Old McDonald, move on over.

First-grade teacher Wendy Stoner goes far beyond identifying animals by their shapes and sounds when teaching her students about agriculture.

Each month in the cubby corner of her Conewago Valley Elementary School classroom painted barn red, students find new farm-friendly themes that will be intertwined into their curriculum.

There, students learn important core subject lessons such as science, math, language arts and social studies, all with an agricultural twist.

“When you have dirt, food, animals and tractors, there’s something for every child in there,” Stoner said. “Kids get excited about them because they can relate to those things.”

Students and parents aren’t the only ones noticing Stoner’s unique classroom setup. For her efforts, the Pennsylvania Farm Bureau named Stoner its Teacher of the Year for 2020-21.

“I was so excited about this award,” Stoner said. “I really worked hard.”

The monthly themes are often related to local or national events occurring at the time, Stoner said. During Adams County’s apple harvest in September, apples took the cake. Pumpkins hollowed out a spot in October, and turkeys took the roost in November, Stoner said. And who will deliver the goods in December? Why reindeer, of course, Stoner said.

During October’s pumpkin theme, students learned about the plant’s life cycle, sequencing and vocabulary. With an introduction to scientific method, they questioned whether a pumpkin could float. They estimated and measured the weight of seeds, used the faces of jack-o-lanterns to reveal emotions, read and wrote pumpkin-based texts in both fiction and nonfiction, took a virtual tour of a pumpkin patch and even got to taste pumpkin products from Hollabaugh Bros.’ Farm Market.

In November, they learned the differences between farm and wild turkeys. For instance, wild turkeys are omnivores, eating bugs, plants and berries. Farm turkeys are herbivores because they are entirely grain fed. Wild turkeys also roost in trees and can fly. Farm turkeys roost in barns and have limited flight ability, Stoner said.

“Kids still learn to do things like diagraming and labels, and compare and contrast, but without being bound to the work pages,” she said.

Stoner does not come from an agricultural background. She instead began to learn about the area’s bountiful organic learning opportunities when she partnered with Jobo Holstein Farms for a now-annual field trip 18 years ago, she said.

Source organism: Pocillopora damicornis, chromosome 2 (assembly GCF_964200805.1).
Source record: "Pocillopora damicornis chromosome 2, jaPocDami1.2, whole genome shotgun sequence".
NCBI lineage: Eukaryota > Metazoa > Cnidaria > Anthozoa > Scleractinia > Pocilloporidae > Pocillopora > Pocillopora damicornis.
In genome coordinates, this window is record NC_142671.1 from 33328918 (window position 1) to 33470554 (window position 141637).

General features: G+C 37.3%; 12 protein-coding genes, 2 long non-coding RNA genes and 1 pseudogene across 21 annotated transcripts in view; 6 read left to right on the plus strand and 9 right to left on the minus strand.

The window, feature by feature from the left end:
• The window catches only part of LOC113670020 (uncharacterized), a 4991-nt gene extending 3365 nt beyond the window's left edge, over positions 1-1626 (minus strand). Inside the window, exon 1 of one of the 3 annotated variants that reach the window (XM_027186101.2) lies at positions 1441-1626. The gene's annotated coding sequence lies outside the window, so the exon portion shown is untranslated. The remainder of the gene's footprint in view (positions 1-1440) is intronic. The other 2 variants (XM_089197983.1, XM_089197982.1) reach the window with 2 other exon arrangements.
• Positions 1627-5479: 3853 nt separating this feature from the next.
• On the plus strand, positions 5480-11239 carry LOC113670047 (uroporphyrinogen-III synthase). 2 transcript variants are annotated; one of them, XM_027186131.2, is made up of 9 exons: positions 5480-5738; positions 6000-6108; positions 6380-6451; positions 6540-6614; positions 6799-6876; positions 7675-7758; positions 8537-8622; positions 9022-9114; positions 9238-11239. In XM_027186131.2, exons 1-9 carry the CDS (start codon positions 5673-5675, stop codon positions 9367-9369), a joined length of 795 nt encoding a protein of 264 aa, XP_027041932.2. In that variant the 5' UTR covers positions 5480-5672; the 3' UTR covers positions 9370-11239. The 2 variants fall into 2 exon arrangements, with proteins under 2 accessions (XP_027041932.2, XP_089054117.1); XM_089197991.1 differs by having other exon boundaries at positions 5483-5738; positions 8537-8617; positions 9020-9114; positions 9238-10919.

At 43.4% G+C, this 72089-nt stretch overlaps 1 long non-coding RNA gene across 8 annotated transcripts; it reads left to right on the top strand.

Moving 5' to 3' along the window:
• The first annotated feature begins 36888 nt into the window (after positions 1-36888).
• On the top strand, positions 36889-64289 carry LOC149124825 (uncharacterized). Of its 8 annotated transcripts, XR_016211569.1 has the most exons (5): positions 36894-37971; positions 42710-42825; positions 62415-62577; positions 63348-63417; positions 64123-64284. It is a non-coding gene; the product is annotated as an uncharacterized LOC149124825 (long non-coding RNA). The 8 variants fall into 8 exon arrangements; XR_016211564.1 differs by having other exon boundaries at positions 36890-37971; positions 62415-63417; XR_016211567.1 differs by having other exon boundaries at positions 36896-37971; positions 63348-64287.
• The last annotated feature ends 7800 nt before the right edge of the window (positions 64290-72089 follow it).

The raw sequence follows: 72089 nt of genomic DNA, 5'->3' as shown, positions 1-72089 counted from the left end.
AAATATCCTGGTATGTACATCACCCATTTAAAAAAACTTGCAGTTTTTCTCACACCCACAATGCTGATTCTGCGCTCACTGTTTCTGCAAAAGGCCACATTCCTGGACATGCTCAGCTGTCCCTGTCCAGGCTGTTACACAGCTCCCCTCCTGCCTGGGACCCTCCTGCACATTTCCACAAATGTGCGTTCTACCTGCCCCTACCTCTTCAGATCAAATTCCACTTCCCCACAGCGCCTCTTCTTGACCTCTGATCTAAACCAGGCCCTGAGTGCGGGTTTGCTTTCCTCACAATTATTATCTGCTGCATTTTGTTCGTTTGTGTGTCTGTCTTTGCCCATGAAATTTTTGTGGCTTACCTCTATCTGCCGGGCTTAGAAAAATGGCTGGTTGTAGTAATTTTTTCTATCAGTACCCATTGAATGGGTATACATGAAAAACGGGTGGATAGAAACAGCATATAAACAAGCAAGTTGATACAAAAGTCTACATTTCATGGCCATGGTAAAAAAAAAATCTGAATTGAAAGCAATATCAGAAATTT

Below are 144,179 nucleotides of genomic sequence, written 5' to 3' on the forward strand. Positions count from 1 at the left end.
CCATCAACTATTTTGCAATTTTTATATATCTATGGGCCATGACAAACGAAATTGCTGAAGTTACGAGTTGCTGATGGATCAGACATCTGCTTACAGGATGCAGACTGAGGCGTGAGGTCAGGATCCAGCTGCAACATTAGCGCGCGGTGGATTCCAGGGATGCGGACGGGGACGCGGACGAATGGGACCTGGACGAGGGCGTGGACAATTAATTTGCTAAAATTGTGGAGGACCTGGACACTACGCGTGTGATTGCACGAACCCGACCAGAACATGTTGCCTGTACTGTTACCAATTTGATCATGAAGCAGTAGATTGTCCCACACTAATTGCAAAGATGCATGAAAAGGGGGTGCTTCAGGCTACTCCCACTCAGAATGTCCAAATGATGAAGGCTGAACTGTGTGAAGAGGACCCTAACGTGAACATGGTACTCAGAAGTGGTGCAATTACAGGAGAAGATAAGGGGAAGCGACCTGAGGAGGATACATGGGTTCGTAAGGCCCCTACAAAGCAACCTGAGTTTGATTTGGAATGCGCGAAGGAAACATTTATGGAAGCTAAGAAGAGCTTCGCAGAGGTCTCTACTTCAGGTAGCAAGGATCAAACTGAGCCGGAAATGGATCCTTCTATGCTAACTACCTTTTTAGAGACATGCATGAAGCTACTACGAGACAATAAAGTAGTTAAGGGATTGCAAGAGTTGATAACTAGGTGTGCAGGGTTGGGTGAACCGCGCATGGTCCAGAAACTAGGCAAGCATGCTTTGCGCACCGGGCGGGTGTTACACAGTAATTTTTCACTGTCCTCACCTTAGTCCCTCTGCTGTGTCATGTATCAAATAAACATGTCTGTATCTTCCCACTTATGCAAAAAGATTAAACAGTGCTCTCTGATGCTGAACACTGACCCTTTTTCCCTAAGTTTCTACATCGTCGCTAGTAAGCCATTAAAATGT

Students knew what cows looked like but became wide-eyed when given the chance to feed and pet calves, see a tractor running, and make and taste their own butter.

“Even around here, you’d be amazed how many kids have never been to a farm,” she said. “They get to meet a calf. They love when it pops its head out, pulls on their clothes and sucks on their fingers.”

Each year, she looks for new ways to incorporate farm-themed initiatives into her curriculum, she said. A few years ago, she was invited to take part in an agriculture camp at Penn State, and came away ready to go all in on the farm theme. With the permission of Principal Larry Sanders, she cast away the majority of her textbooks, making sure to cover all topics with her new approach.

The pandemic brought new challenges, Stoner said, but the 34-year teacher adapted to the digital approach. Connecting with a local farm, the students got to watch a calf grow up in small increments, watching video of it gain its bearings once a week.

Other days, her husband would help, shooting video while she carefully dissected an ear of corn, helping students to label each piece of the ear.

Stoner is grateful to be back in the classroom, however. She still introduces students to corn, but now she cuts down a stalk and takes it with her to school.

“When they can feel it and see it, they remember it better,” she said. “These new platforms are amazing and give the kids a chance to see things we wouldn’t be able to do, but especially younger kids need to be hands on with less screen time.”

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